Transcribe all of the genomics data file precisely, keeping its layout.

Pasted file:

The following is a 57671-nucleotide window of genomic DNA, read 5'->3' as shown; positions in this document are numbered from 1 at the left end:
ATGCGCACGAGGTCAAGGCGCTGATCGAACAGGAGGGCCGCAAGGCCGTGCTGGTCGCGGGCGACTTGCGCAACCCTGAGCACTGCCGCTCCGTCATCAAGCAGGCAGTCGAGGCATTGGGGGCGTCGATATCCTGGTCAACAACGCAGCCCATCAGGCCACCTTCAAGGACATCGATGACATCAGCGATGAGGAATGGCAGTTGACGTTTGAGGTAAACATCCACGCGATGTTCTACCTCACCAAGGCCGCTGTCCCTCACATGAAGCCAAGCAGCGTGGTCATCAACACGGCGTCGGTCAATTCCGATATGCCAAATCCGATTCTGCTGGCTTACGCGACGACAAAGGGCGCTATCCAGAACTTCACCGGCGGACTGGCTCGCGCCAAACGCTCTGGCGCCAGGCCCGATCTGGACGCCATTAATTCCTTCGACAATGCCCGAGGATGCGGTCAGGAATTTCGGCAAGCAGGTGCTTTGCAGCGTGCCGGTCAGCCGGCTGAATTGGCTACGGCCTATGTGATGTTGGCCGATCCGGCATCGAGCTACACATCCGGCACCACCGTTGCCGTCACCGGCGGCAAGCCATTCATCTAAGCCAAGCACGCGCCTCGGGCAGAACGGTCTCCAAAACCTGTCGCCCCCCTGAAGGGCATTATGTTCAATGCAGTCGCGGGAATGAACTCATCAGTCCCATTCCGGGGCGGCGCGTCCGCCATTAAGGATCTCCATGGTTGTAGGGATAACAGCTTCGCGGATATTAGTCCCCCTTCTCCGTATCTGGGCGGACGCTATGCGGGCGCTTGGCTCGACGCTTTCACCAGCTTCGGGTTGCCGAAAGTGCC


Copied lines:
The following is a 57671-nucleotide window of genomic DNA, read 5'->3' as shown; positions in this document are numbered from 1 at the left end:
ATGCGCACGAGGTCAAGGCGCTGATCGAACAGGAGGGCCGCAAGGCCGTGCTGGTCGCGGGCGACTTGCGCAACCCTGAGCACTGCCGCTCCGTCATCAAGCAGGCAGTCGAGGCATTGGGGGCGTCGATATCCTGGTCAACAACGCAGCCCATCAGGCCACCTTCAAGGACATCGATGACATCAGCGATGAGGAATGGCAGTTGACGTTTGAGGTAAACATCCACGCGATGTTCTACCTCACCAAGGCCGCTGTCCCTCACATGAAGCCAAGCAGCGTGGTCATCAACACGGCGTCGGTCAATTCCGATATGCCAAATCCGATTCTGCTGGCTTACGCGACGACAAAGGGCGCTATCCAGAACTTCACCGGCGGACTGGCTCGCGCCAAACGCTCTGGCGCCAGGCCCGATCTGGACGCCATTAATTCCTTCGACAATGCCCGAGGATGCGGTCAGGAATTTCGGCAAGCAGGTGCTTTGCAGCGTGCCGGTCAGCCGGCTGAATTGGCTACGGCCTATGTGATGTTGGCCGATCCGGCATCGAGCTACACATCCGGCACCACCGTTGCCGTCACCGGCGGCAAGCCATTCATCTAAGCCAAGCACGCGCCTCGGGCAGAACGGTCTCCAAAACCTGTCGCCCCCCTGAAGGGCATTATGTTCAATGCAGTCGCGGGAATGAACTCATCAGTCCCATTCCGGGGCGGCGCGTCCGCCATTAAGGATCTCCATGGTTGTAGGGATAACAGCTTCGCGGATATTAGTCCCCCTTCTCCGTATCTGGGCGGACGCTATGCGGGCGCTTGGCTCGACGCTTTCACCAGCTTCGGGTTGCCGAAAGTGCC